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Mr. Speaker, I will be sharing my time with Dr. Kular, MPP for Bramalea-Gore-Malton-Springdale and my Parliamentary Assistant, Mr. Lalonde, MPP for Glengarry-Prescott-Russell.
In leading off debate on this Bill, Mr. Speaker, I would like to underscore that at its very heart is the fundamental issue of public safety.
Safety for children at a school crossing.
Safety for senior citizens at a crosswalk.
Safety for highway construction workers.
Safety for taxi passengers.
Safety for student drivers.
And for people commuting to work.
Safety for truckers, and for northern residents driving in harsh winter weather.
In short, safety for all Ontarians.
The facts are clear. Fatalities are down. We have the lowest fatality rate ever recorded on Ontario roads. In fact, it's the lowest in all of North America.
But still, over 800 people died on our roads in 2003. The sad reality is that speed kills. And that it keeps on killing. Too many people are dying while simply crossing the road. 15 thousand pedestrians have been struck or killed in the past five years.
People driving fifty k over the limit are almost ten times more likely to hurt or kill someone.
In 2003 speeding or loss of control was a factor in about 44 per cent of all deadly crashes.
Those collisions took the lives of more than 300 people (363) We want to hit aggressive speeders in the wallet.
And, if the Bill passes, we plan to give them longer licence suspensions.
This bill proposes to increase fines for those who drive thirty kilometres over the limit.
And to allow the courts to impose licence suspensions up to one year for those who are convicted of repeatedly driving fifty kilometres over the posted limit.
If this legislation passes, it would be an offence to ignore the "STOP" or "SLOW" signs in road work zones.
That's important because over five years there have been more than 11 thousand collisions in highway work zones. 50 people have died.
That, Mr. Speaker, is why we're getting tougher with speeders. We want fines doubled for speeding in highway construction zones, and doubled for those drivers who ignore the rules at school and pedestrian crossings.
We're doing what we can to improve safety. Right now 45 percent of the pedestrians killed, are struck at marked crossings.
We would also improve truck safety with more rigorous daily inspections.
There would be tough new rules targeting those who operate illegal taxis, limousines and passenger vans.
And there would be tougher standards for driving schools offering Ministry approved courses.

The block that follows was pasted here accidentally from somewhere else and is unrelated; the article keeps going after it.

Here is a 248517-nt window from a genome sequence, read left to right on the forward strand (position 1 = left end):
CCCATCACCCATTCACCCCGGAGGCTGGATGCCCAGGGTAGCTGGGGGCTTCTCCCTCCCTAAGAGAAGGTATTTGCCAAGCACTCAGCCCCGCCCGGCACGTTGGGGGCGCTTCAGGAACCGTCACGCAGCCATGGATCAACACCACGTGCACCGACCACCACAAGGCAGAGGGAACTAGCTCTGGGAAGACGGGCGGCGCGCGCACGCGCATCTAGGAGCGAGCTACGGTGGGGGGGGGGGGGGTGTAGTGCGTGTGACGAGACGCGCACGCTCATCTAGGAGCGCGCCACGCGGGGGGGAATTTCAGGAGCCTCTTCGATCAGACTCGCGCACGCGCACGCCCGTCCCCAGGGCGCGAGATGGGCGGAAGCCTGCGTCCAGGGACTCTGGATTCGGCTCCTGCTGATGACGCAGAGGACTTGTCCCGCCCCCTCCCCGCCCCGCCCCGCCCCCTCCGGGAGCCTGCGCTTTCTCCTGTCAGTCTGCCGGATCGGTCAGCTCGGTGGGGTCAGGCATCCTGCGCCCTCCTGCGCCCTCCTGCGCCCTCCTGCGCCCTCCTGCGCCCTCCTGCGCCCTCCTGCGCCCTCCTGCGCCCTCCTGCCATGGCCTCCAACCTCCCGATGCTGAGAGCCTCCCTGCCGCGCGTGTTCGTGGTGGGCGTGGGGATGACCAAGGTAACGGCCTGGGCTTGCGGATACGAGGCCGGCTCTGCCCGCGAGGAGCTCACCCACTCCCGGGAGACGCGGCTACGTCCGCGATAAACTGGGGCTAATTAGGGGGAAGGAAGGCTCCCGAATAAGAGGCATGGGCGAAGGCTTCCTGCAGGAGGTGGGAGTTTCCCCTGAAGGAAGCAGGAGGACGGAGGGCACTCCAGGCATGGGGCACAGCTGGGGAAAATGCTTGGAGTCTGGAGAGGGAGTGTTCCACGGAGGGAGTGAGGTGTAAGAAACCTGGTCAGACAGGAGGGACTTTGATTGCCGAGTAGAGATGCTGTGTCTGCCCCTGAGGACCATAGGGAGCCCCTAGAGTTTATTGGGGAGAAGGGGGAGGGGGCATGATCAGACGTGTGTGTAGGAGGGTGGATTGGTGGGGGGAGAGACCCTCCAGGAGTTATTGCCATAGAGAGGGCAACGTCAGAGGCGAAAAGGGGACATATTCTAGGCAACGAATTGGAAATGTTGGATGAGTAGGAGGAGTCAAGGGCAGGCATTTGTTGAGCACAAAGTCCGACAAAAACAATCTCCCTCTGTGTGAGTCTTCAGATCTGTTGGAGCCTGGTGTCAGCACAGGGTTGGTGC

The police would be able to clear highway collisions more quickly. That would ease driver frustration and help the economy.
A major crash on the 401 can not only tie up traffic, but lead to all sorts of secondary collisions.
And to save lives, the bill proposes to allow a new generation of studded tires to be used in icy winter conditions of northern Ontario.
Mr. Speaker, when I introduced this legislation, the opposition parties knew that it was the right thing to do.
But they chose to say this legislation won't work.
But road construction workers support it.
And the truckers are keen to do their part.
Municipalities are pleased we are adding provincial rules to crack down on speeders on local roads.
And police support this law.
Mr. Speaker, let's listen to what police and others say about this bill.
Staff Sergeant Tom Carrique of the York Regional Police said: "Anything we can do to deal with speeding will make our roads safer."
As the Metroland papers said: "Peel Regional Police are lauding the Bill."
And the Woodstock Sentinel Review said: "A Step Toward Pedestrian Safety."
And the Ottawa Citizen said: "Right move."
When the opposition criticizes the proposal for studded tires, they should think about parents in the North who will have greater mobility to get their sick children to the hospital.
Ontario has the safest roads in North America. And every time we toughen road safety laws, we get results.
People now wear seatbelts.
Getting tough on drunk drivers has clearly saved lives. Introducing mandatory bike helmets for children has saved untold grief.
Ontario will continue to lead the way in road safety thanks to responsible citizens, education campaigns, fine police officers, good roads, and sound laws like the bill we are debating.
Bill 169 demonstrates that we can, must and will do more to make our roads even safer.
And that is why, Mr. Speaker, I urge Honourable Members to give this legislation their enthusiastic support.
Bill 169 2005, An Act to amend the Highway Traffic Act and to amend and repeal various other statutes in respect of transportation-related matters